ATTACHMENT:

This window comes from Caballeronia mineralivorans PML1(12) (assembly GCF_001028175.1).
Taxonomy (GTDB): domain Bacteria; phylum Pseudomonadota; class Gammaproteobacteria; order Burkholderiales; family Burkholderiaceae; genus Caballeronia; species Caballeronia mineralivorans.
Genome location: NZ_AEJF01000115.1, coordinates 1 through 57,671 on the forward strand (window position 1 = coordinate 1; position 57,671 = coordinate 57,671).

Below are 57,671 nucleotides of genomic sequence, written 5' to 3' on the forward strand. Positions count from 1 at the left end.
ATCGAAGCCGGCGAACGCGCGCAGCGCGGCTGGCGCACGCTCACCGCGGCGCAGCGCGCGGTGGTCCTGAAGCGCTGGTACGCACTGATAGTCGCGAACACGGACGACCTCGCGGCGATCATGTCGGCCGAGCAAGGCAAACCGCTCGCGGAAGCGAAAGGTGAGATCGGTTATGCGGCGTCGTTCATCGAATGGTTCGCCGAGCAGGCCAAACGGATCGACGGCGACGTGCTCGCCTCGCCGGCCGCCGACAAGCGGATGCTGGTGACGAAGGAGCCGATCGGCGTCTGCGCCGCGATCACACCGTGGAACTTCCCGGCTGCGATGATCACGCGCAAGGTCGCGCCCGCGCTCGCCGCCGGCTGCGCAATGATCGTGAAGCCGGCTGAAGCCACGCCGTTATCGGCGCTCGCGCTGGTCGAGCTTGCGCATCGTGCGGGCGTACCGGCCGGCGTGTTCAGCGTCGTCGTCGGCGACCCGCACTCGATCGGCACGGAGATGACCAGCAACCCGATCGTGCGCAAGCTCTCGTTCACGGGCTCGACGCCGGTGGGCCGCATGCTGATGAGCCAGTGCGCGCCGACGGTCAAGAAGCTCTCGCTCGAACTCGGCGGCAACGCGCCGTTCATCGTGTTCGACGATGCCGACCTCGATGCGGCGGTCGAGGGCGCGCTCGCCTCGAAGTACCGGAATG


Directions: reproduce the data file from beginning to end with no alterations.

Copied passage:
This window comes from Caballeronia mineralivorans PML1(12) (assembly GCF_001028175.1).
Taxonomy (GTDB): domain Bacteria; phylum Pseudomonadota; class Gammaproteobacteria; order Burkholderiales; family Burkholderiaceae; genus Caballeronia; species Caballeronia mineralivorans.
Genome location: NZ_AEJF01000115.1, coordinates 1 through 57,671 on the forward strand (window position 1 = coordinate 1; position 57,671 = coordinate 57,671).

Below are 57,671 nucleotides of genomic sequence, written 5' to 3' on the forward strand. Positions count from 1 at the left end.
ATCGAAGCCGGCGAACGCGCGCAGCGCGGCTGGCGCACGCTCACCGCGGCGCAGCGCGCGGTGGTCCTGAAGCGCTGGTACGCACTGATAGTCGCGAACACGGACGACCTCGCGGCGATCATGTCGGCCGAGCAAGGCAAACCGCTCGCGGAAGCGAAAGGTGAGATCGGTTATGCGGCGTCGTTCATCGAATGGTTCGCCGAGCAGGCCAAACGGATCGACGGCGACGTGCTCGCCTCGCCGGCCGCCGACAAGCGGATGCTGGTGACGAAGGAGCCGATCGGCGTCTGCGCCGCGATCACACCGTGGAACTTCCCGGCTGCGATGATCACGCGCAAGGTCGCGCCCGCGCTCGCCGCCGGCTGCGCAATGATCGTGAAGCCGGCTGAAGCCACGCCGTTATCGGCGCTCGCGCTGGTCGAGCTTGCGCATCGTGCGGGCGTACCGGCCGGCGTGTTCAGCGTCGTCGTCGGCGACCCGCACTCGATCGGCACGGAGATGACCAGCAACCCGATCGTGCGCAAGCTCTCGTTCACGGGCTCGACGCCGGTGGGCCGCATGCTGATGAGCCAGTGCGCGCCGACGGTCAAGAAGCTCTCGCTCGAACTCGGCGGCAACGCGCCGTTCATCGTGTTCGACGATGCCGACCTCGATGCGGCGGTCGAGGGCGCGCTCGCCTCGAAGTACCGGAATG